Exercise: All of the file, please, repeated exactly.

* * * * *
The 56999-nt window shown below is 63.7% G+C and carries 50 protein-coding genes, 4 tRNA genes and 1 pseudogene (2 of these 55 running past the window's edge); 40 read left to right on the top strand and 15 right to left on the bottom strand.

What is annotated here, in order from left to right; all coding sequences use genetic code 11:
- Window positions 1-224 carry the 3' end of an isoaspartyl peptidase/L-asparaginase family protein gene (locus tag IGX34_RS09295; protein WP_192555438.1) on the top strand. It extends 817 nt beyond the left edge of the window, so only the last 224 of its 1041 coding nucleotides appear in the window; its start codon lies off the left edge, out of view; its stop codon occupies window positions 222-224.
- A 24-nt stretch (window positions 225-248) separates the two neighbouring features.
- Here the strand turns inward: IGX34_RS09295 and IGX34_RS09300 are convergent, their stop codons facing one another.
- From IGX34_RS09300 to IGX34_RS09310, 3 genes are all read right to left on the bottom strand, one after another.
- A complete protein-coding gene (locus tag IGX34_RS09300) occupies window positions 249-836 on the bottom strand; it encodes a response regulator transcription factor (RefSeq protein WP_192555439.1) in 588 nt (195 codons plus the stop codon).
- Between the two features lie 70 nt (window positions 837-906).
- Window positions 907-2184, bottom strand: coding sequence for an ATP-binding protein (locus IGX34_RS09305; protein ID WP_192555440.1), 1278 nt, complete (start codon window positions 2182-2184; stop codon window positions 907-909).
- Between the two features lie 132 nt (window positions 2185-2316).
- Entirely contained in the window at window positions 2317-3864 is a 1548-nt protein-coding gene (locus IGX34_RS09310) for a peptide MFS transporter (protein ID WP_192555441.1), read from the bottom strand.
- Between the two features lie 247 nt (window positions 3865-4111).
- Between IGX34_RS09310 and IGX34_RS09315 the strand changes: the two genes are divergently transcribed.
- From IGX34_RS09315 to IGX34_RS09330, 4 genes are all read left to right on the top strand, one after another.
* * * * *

The 56999-nt window shown below is 63.7% G+C and carries 50 protein-coding genes, 4 tRNA genes and 1 pseudogene (2 of these 55 running past the window's edge); 40 read left to right on the top strand and 15 right to left on the bottom strand.

What is annotated here, in order from left to right; all coding sequences use genetic code 11:
- Window positions 1-224 carry the 3' end of an isoaspartyl peptidase/L-asparaginase family protein gene (locus tag IGX34_RS09295; protein WP_192555438.1) on the top strand. It extends 817 nt beyond the left edge of the window, so only the last 224 of its 1041 coding nucleotides appear in the window; its start codon lies off the left edge, out of view; its stop codon occupies window positions 222-224.
- A 24-nt stretch (window positions 225-248) separates the two neighbouring features.
- Here the strand turns inward: IGX34_RS09295 and IGX34_RS09300 are convergent, their stop codons facing one another.
- From IGX34_RS09300 to IGX34_RS09310, 3 genes are all read right to left on the bottom strand, one after another.
- A complete protein-coding gene (locus tag IGX34_RS09300) occupies window positions 249-836 on the bottom strand; it encodes a response regulator transcription factor (RefSeq protein WP_192555439.1) in 588 nt (195 codons plus the stop codon).
- Between the two features lie 70 nt (window positions 837-906).
- Window positions 907-2184, bottom strand: coding sequence for an ATP-binding protein (locus IGX34_RS09305; protein ID WP_192555440.1), 1278 nt, complete (start codon window positions 2182-2184; stop codon window positions 907-909).
- Between the two features lie 132 nt (window positions 2185-2316).
- Entirely contained in the window at window positions 2317-3864 is a 1548-nt protein-coding gene (locus IGX34_RS09310) for a peptide MFS transporter (protein ID WP_192555441.1), read from the bottom strand.
- Between the two features lie 247 nt (window positions 3865-4111).
- Between IGX34_RS09310 and IGX34_RS09315 the strand changes: the two genes are divergently transcribed.
- From IGX34_RS09315 to IGX34_RS09330, 4 genes are all read left to right on the top strand, one after another.